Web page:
New Additions at BooksPlease

I’ve been lucky with some of the 99p e-books on offer on Amazon recently and bought three books, well five actually as one is a trilogy.

First a nonfiction book, Winds of Change: Britain in the Early Sixties by historian, Peter Hennessy. The centre of the book is 1963 – the year of the Profumo Crisis, the Great Train Robbery, the satire boom, de Gaulle’s veto of Britain’s first application to join the EEC, the fall of Macmillan and the unexpected succession to the premiership of Alec Douglas-Home. Then, in 1964, the battle of what Hennessy calls the tweedy aristocrat and the tweedy meritocrat – Harold Wilson, who would end 13 years of Conservative rule and usher in a new era. It’s the final book in Hennessy’s Post War trilogy.

Then three novels – all historical fiction: The Regeneration Trilogy: Regeneration; The Eye in the Door; The Ghost Road by Pat Barker, three novels set during the First World War. I already had the third book, but hadn’t read it because I wanted to read the trilogy in order. It tells the story of three men, shell-shocked soldiers, who were sent back to the front. It’s based on the experiences of poets, Siegfried Sassoon and Wifred Owen who met at Craiglockhart Hospital near Edinburgh.

The Miniaturist by Jessie Burton – A few years ago I borrowed this book from the library but had to return it unread. Later on I watched the TV series and thought I’d like to read the book. So, when it was on offer for 99p I bought it. It’s set in Amsterdam in 1686. Nella Oortman marries a rich merchant, but life in her new home is unfulfilled. Even her cabinet house brings a mystery to the secretive world she has entered as the lifelike miniatures somehow start eerily foreshadowing her fate.

This last book is my choice this month from Amazon First Reads free books:

Tears of Amber by Sofía Segovia – a novel set during the Second World War in East Prussia between 1938 and 1947. In her author’s note Sofia Segovia says her novel was inspired by the story of Ilse and Arno Schipper, who established a factory in Monterrey, Mexico, her home town. It is a mix of fact and fiction. Publication date 1 May 2021. I have started reading and it’s looking good so far.

10 comments

  1. Great! I’m glad I’m not the only one without willpower – I’m a sucker for the 99p offers, although I have slowed down after I realised how much that would cost if I bought one every day! 🙂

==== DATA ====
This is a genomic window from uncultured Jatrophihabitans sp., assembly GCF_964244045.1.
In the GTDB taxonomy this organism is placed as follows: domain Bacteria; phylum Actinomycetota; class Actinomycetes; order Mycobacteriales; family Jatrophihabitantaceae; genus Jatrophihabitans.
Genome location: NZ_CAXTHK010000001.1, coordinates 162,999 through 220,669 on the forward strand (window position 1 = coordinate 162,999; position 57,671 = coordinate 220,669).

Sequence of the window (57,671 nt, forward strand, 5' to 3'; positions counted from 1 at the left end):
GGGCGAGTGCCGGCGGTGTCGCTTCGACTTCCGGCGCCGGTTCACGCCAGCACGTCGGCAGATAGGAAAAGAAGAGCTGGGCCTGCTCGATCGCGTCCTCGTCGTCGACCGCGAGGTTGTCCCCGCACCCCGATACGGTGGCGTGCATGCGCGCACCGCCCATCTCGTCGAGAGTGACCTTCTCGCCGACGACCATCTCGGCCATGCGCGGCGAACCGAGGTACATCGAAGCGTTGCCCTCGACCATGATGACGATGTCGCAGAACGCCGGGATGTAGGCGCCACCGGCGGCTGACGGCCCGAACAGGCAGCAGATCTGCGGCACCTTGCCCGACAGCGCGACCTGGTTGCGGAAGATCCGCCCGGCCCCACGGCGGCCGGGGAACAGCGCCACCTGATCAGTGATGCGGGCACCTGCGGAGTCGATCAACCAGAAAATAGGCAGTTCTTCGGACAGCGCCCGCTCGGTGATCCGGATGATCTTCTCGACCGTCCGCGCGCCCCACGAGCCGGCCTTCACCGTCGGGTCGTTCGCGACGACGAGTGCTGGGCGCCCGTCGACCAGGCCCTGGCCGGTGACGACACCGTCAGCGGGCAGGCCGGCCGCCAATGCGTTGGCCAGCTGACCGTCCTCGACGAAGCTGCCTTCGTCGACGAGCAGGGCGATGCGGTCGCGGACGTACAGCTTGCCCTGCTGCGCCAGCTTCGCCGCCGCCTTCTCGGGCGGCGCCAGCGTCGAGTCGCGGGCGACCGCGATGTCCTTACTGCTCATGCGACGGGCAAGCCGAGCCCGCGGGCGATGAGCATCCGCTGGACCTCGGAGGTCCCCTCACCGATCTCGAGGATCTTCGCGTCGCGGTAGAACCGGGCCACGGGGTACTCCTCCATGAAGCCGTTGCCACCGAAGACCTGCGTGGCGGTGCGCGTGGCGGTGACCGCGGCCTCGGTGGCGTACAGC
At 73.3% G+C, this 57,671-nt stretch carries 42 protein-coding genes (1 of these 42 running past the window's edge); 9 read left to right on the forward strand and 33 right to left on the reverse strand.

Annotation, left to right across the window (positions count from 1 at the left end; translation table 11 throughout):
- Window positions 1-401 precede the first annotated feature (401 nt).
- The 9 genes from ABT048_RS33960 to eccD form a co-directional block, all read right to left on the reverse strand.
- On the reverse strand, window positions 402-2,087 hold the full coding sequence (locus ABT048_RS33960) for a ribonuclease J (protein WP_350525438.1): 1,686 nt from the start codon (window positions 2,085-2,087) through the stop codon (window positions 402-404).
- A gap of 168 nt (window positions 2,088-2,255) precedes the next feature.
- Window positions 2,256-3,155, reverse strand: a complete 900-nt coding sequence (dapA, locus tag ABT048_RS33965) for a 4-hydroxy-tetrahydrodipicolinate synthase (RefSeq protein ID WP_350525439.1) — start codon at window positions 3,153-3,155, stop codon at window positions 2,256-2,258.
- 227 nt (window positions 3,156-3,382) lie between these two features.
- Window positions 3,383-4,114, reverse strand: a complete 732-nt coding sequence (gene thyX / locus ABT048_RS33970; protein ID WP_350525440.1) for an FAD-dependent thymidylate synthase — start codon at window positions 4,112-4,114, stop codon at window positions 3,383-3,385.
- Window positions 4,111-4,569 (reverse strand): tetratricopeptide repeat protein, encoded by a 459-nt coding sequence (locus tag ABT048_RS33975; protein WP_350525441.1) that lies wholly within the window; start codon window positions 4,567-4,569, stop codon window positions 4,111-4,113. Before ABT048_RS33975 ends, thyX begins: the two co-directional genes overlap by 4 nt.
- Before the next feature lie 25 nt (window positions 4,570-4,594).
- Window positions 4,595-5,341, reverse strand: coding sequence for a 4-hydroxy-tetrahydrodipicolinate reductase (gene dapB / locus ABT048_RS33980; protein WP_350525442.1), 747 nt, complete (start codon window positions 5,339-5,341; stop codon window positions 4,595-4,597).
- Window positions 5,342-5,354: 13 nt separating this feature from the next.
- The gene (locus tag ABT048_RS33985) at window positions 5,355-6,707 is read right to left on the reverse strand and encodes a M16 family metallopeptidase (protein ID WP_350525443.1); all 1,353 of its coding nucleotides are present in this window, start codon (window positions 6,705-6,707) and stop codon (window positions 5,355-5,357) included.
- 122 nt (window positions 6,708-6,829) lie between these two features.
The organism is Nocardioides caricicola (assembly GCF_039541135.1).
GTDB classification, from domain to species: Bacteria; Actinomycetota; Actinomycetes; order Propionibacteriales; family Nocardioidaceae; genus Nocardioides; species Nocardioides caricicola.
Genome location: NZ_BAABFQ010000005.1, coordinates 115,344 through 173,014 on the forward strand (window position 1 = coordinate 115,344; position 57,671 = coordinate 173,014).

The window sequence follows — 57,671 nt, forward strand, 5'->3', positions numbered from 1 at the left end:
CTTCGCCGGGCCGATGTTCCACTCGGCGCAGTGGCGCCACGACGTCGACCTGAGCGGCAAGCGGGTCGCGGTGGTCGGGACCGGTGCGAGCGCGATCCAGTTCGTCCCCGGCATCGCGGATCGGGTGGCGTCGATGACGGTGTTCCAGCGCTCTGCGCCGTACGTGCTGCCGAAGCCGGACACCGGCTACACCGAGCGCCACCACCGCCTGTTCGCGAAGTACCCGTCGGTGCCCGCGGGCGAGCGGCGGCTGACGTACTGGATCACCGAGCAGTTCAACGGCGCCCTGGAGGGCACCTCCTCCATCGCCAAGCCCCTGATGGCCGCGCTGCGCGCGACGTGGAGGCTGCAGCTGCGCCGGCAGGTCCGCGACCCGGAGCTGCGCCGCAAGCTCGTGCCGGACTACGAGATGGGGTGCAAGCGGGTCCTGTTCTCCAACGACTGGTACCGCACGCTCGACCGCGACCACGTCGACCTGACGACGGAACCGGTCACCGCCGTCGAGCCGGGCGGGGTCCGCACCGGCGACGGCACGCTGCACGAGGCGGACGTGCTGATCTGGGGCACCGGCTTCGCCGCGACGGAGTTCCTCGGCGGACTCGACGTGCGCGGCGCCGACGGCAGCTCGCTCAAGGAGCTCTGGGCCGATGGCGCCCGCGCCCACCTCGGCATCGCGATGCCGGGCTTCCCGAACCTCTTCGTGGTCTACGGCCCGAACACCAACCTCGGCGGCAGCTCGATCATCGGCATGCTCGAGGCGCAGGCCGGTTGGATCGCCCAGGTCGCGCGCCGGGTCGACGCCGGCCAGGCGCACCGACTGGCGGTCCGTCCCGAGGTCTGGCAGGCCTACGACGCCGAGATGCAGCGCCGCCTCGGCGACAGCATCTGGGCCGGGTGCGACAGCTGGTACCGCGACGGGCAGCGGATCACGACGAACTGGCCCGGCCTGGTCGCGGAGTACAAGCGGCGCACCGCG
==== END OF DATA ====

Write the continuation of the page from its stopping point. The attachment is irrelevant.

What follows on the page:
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  2. Those do look good, Margaret. I love it when I find a really interesting book (or three, or four, or…) on sale like that. The Hennessy in particular interests me, as I do like history. But the rest look terrific, too.

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  3. I read Pat Barker’s Regeneration Trilogy in the mid-late 90s and thought it was tremendous — easily one of the most powerful things I had read in years (and I’m not even particularly interested in the WWI era). That being said, I also thought Ghost Road (the last volume and the winner of the Booker Prize), the weakest of the three books. I think you were really wise to hold off until you could read the books in order, as this is one of those trilogies where the cumulative effect of events matters a lot.
    So far I’ve passed on Burton’s The Miniaturist. Perhaps I’ll change my mind after your review! Tears of Amber looks interesting and, tbh, you really can’t beat the price!

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    • That’s good to know about Pat Barker’s Regeneration Trilogy – I hope I’ll think it’s tremendous too. I was cautious about reading The Miniaturist until I watched the TV series, but I’m hoping it’ll be good.

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  4. Very interesting choices. I’m terrible about buying bargains for my Kindle and then never reading them! I recently read Siegfried Sassoon’s Memoirs of a Foxhunting Man which [I’m sure you know] is a fictionalized memoir of his pre-war and early war life. I’d like to read that trilogy sometime due to my interest in PTSD.

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  5. Oh dear, I’m afraid my Kindle is like a black hole – books go in some never to be seen again. I hope I’ll get round to reading these particular books before I forget they’re there. I read Siegfried Sassoon’s Memoirs of a Foxhunting Man when I was at school and re-read it some years ago – a lovely book about his early carefree life and then First World War brought him face to face with the grim realities of life and death.

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  6. I’ve read The Regeneration Series and The Miniaturist and was completely immersed in all of them. The life of 17th century Amsterdam with all the guilds is fascinating and the lives and decisions of the characters at Craiglockhart Hospital led me to a better understanding, I think, of going to war and conscientious objectors. Well worth the 99p’s!

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  7. I’ve read a lot of WW1 fiction and non-fiction including the Pat Barker trilogy, it’s very good, I think you’ll like it too. The other books all sound interesting to me, I’m not surprised you were tempted by them!

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